Electricity utility Eskom is rolling-out design modifications made recently to Medupi Unit 3 to Medupi Unit 6, rather than waiting for the results of an evaluation of the fixes, which is proceeding in parallel.
The unit was shut for 75 days on January 26 to address defects that emerged, mostly in relation to the boiler plant, after the unit entered into commercial operation in June last year.
The defects are believed to be generic to all units installed to date at both Medupi and Kusile, preventing them from attaining output levels in line with their 790 MW-plus nameplates.
It emerged earlier this year that most of the operating units at Medupi and Kusile were delivering at rates of between 350 MW and 400 MW.
COO Jan Oberholzer confirmed on May 21 that Unit 3 began producing at a capacity of 793 MW after the outage, which was completed on schedule, notwithstanding work restrictions imposed on site as a result of the Covid-19 lockdown. It was, on average, injecting 729 MW of that output into the grid.
He also announced that, despite an ongoing assessment of the efficacy of the remedies, which would endure for up to four months, Unit 6 was undergoing similar modifications, owing to Eskom’s confidence in the modifications made.
Medupi Unit 1 would be similarly repaired in May, followed by units 4 and 2 in July and August, while Unit 5 was scheduled to enter a 75-day outage in November.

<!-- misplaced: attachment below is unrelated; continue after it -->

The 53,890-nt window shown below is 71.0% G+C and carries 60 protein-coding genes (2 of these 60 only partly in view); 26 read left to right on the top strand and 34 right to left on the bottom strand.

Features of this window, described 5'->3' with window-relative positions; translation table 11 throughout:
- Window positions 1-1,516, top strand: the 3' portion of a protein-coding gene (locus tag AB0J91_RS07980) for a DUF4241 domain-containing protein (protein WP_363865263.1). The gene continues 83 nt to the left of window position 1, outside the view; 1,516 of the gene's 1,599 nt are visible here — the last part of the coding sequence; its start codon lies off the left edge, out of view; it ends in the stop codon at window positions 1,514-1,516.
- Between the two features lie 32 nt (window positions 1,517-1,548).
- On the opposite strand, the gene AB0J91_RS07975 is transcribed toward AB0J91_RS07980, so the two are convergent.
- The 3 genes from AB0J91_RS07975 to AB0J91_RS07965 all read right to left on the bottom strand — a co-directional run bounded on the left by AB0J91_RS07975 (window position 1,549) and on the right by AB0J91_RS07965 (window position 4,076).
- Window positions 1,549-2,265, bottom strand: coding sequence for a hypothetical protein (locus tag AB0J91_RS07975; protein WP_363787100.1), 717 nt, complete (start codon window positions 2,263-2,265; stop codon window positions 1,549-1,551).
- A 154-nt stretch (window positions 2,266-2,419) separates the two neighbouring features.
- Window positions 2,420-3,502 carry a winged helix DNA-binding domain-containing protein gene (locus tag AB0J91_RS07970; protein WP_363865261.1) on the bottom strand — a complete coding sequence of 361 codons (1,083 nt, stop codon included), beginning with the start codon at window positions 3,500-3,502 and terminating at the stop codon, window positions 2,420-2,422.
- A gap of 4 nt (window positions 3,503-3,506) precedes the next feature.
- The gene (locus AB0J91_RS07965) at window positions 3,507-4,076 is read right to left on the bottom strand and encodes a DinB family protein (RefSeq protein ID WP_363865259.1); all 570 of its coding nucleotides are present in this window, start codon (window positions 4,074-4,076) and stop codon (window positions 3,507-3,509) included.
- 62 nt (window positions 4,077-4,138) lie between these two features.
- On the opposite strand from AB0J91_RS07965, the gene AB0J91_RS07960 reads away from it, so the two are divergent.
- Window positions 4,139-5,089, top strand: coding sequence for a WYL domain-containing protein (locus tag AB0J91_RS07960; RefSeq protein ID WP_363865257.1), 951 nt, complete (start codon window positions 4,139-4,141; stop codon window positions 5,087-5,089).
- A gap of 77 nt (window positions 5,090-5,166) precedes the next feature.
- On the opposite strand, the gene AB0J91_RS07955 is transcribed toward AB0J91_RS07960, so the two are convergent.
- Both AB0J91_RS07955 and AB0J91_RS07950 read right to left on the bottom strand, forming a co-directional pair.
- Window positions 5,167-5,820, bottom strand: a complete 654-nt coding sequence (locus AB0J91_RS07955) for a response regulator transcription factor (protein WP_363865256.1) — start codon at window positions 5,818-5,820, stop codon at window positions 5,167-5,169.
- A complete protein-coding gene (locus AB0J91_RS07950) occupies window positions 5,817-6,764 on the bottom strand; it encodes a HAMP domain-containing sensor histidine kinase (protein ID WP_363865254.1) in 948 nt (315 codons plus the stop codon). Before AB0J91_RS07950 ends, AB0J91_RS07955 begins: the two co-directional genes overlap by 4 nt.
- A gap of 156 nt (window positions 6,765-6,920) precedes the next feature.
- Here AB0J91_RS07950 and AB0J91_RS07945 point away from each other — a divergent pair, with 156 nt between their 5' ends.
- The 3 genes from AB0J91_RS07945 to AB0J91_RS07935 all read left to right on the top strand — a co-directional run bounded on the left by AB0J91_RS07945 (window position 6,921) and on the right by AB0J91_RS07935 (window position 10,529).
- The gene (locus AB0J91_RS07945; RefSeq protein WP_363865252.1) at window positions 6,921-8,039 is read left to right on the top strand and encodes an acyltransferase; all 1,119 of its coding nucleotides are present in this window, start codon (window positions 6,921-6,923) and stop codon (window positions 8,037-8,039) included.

Eskom and Mitsubishi Hitachi, to boiler supplier, have reportedly agreed to share the commercial burden of the defect repairs on a 50:50 basis, but no final cost estimate has been provided.
A process is also being established to determine liability for the defects and, once that process is been concluded, the party liable will refund the other.
Eskom is still working on cost-to-completion estimates for Medupi and Kusile of R145-billion and R161.4-billion respectively. However, many commentators warn that these costs are likely to rise further.
All going to plan, Eskom intended handing over Medupi to its generation division, headed by newly appointed divisional MD Bheki Nxumalo, by the end of the financial year.
Similar modifications will also be implemented across the Kusile units.
Oberholzer also confirmed that the Eskom board had been briefed in April on a proposal to explore alternatives to the installation of flue-gas desulphurisation (FGD) units at Medupi, a requirement of the 2010 World Bank loan of $3.75-billion.
He said that retrofitting the units with FGD would involve capital expenditure of more than R35-billion, which would be difficult in light of Eskom’s financial constraints.
It would also make the power station far more water intensive and reduce its overall nameplate capacity by 90 MW.
The request was for the board to provide the executives with six to nine months to assess alternatives that nevertheless honoured Eskom’s air-quality commitments to its financing partners, including the World Bank.
“So at this point in time, we are engaging all the various stakeholders to discuss the FGD matter.”
CEO Andre de Ruyter added that Eskom had a “good, open and constructive” relationship with the Wold Bank and revealed that he would be meeting with senior bank officials again in late May.
“We are continuously clarifying, exploring and making sure that we remain aligned and committed on the various terms of the agreements that we have entered into,” De Ruyter said.